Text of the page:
Podcast: Climate Change Legislation
July 8, 2009
In this podcast we'll discuss ways to protect consumers from increased energy costs in climate change legislation. I'm Janet Hodur, and today we're joined by the Center's chief economist Chad Stone.
1. Chad, the House of Representatives recently passed a bill to restrict greenhouse gas emissions using an approach called "cap-and-trade." Can you tell us what that is and how it would work?
A: Cap and trade system puts annual limits on the amount of carbon dioxide and other greenhouse gases that can be emitted into the atmosphere. That "cap" on emissions would be enforced by requiring electricity generators and other sources of greenhouse gas emissions to buy allowances which are essentially "permits to pollute." And the number of permits would be strictly limited. Cap would tighten over time to reduce emissions, as a result, the number of allowances would gradually become scarcer and the price would go up, the price of that "permit to pollute" would go up. The tightening cap and the rising cost of polluting would encourage energy efficiency and greater use of clean energy sources.
2. The part about encouraging energy efficiency and greater use of clean energy sources sounds good, but aren't higher costs bad for the economy and tough on consumers?
A: Look, fighting global warming means changing the way we produce and consume energy. Any costs to the economy from reducing greenhouse gas emissions need to be weighed against the costs of doing nothing. Doing nothing's likely to be much more costly and potentially catastrophic. Besides, the economic costs of reducing greenhouse gas pollution are estimated to be relatively modest and manageable. That said, policies that put a price on continuing to emit greenhouse gases do have the potential to harm consumers, especially low-income consumers.
3. Does the bill do anything to protect consumers?
A: Yes, it gives money to utility companies which they are supposed to use to hold down increases in people's bills. It also provides additional direct assistance to low-income households.
4. Why do we need additional assistance for low-income families?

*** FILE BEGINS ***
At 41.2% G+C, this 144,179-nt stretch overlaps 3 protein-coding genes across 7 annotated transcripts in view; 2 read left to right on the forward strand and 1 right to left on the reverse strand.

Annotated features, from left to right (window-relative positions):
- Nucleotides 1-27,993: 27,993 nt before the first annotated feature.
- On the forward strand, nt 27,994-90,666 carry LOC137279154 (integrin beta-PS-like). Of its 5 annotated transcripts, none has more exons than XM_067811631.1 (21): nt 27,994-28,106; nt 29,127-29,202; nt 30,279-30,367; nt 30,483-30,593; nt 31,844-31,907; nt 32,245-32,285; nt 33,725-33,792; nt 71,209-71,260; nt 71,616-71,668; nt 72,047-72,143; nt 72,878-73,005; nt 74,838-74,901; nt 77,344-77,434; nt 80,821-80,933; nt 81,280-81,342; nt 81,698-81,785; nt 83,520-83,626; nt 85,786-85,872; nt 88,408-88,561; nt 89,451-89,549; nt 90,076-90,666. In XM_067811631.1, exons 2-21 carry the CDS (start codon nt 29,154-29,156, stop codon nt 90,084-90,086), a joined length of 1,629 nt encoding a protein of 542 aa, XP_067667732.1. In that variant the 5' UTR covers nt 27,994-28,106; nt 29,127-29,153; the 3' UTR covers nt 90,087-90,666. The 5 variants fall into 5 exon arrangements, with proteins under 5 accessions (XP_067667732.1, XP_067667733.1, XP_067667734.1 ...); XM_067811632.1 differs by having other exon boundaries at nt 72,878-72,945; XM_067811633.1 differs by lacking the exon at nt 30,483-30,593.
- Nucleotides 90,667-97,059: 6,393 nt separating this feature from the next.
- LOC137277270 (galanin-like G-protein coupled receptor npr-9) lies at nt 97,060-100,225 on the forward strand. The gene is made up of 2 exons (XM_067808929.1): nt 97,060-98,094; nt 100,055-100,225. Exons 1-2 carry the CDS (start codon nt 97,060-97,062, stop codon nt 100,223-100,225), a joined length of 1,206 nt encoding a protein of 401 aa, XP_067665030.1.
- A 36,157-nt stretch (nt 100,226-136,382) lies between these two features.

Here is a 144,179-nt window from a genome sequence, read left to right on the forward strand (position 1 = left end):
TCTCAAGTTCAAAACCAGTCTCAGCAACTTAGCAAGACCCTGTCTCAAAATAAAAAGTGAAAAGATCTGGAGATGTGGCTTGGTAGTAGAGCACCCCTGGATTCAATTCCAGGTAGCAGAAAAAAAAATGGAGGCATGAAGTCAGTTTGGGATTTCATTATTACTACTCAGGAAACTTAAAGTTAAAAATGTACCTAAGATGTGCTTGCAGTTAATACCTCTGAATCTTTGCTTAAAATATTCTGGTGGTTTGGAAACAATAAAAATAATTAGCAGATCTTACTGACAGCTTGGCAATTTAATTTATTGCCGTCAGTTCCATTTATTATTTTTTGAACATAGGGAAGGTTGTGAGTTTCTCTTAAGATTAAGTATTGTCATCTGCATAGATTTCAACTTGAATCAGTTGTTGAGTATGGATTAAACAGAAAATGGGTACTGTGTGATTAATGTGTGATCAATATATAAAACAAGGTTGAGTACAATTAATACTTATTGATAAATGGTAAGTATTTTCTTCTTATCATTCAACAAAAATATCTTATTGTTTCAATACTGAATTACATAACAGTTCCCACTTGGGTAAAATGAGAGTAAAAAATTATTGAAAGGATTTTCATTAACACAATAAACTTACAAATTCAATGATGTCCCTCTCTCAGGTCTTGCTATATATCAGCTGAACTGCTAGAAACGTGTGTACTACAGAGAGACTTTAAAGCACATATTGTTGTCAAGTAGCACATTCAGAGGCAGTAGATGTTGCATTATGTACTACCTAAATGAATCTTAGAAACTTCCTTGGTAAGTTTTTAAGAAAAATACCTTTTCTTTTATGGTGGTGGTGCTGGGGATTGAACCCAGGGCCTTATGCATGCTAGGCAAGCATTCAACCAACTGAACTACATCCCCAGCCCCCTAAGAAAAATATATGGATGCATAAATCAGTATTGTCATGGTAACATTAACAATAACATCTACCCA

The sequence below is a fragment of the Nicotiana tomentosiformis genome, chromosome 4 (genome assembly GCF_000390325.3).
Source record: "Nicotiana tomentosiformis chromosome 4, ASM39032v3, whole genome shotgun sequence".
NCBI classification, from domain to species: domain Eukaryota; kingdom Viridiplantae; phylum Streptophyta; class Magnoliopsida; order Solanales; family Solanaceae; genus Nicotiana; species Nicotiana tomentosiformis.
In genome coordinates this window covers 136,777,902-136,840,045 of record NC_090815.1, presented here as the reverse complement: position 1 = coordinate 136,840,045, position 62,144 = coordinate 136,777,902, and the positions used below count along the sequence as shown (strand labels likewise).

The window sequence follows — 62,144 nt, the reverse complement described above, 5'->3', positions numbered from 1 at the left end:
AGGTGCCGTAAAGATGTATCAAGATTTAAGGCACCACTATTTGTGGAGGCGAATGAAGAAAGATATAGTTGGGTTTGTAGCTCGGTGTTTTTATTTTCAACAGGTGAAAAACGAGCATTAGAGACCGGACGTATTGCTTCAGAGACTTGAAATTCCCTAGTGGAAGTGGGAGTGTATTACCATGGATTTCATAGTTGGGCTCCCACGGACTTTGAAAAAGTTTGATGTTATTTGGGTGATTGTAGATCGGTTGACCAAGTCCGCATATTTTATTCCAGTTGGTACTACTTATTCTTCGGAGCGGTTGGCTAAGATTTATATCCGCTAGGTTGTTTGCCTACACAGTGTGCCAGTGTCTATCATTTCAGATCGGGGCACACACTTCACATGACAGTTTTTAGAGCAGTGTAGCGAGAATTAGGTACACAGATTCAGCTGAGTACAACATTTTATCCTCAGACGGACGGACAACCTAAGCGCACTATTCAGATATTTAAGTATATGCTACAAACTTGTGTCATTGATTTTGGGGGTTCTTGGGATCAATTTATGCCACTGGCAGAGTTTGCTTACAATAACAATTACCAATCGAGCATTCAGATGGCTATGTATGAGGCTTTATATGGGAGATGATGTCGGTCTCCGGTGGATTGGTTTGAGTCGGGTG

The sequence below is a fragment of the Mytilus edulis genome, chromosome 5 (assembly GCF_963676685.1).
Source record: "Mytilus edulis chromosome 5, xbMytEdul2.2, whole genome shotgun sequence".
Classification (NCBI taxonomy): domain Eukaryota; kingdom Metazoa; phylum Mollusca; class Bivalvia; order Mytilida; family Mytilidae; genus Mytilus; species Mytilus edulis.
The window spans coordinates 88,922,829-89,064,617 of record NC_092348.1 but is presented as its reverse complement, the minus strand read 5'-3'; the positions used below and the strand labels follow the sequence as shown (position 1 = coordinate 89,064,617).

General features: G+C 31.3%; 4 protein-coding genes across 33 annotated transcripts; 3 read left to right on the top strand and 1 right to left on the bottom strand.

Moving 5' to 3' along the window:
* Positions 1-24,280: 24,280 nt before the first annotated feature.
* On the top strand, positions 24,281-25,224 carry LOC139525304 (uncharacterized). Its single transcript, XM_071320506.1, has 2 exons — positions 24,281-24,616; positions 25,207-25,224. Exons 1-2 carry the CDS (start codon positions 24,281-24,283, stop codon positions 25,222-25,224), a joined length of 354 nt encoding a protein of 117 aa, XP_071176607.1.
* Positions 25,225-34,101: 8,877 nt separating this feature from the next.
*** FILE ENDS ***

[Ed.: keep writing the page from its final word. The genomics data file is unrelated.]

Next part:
A: First, for all consumers, including low-income households, the money for utilities at best covers less than half of their increased costs. Doesn't cover gasoline, for example. Second, low-income families will be the ones who are most affected by the price increases caused by the legislation that's aimed at sharply reducing greenhouse gas pollution because they spend a larger share of their budget than richer households do on energy and other goods and services produced using energy. We're talking here about people who may already be struggling to put food on the table. They don't really have other areas of their household budgets that they can cut from.
5. Who are the people who would be helped? And how much help would they receive?
A: The House bill provides assistance for families with an income up to around 150 percent of the poverty level. For a family of four that would be about $35,000 a year or less. In addition to any relief they would receive on their utility bill, these households would receive energy refunds through the Electronic Benefit Transfer system - The EBT. The EBT is essentially a debit card that states already use to provide food stamps and other forms of assistance to low-income families. The energy refund would be put on their card each month and they could spend it like cash.
6. Won't people just use the refund to maintain their old level of energy consumption?
A: They might. But unlike relief provided through utilities, which is directly tied to their bill, and really doesn't give them incentive to change their behavior, they'll have cash that they can use any way they want. They will see the change in energy prices and that will give them an incentive, to the extent they can, to be more careful about their energy consumption and to take advantage of opportunities to invest in energy efficiency.
7. As the Senate takes up climate legislation, is there anything you would suggest to strengthen the current bill?
A: It would be good to channel more funds into providing relief to moderate income households farther up the income scale. They, too, will have difficulty with higher energy costs and would benefit from such relief.
8. Where would the money come from to fund those additional benefits for moderate income consumers?
A: In the current bill, the one that just passed the House, a lot of money is given to utility companies to keep down increases in their customers' bills. Many analysts see this as very poorly targeted relief and think that much of the money will not really end up benefiting consumers. Instead of providing utility bill relief broadly to even the richest people in the country, it would be better to redirect some of that money to extend direct relief farther up the income scale, to those who will really feel the pinch.
Thank you for your time, Chad.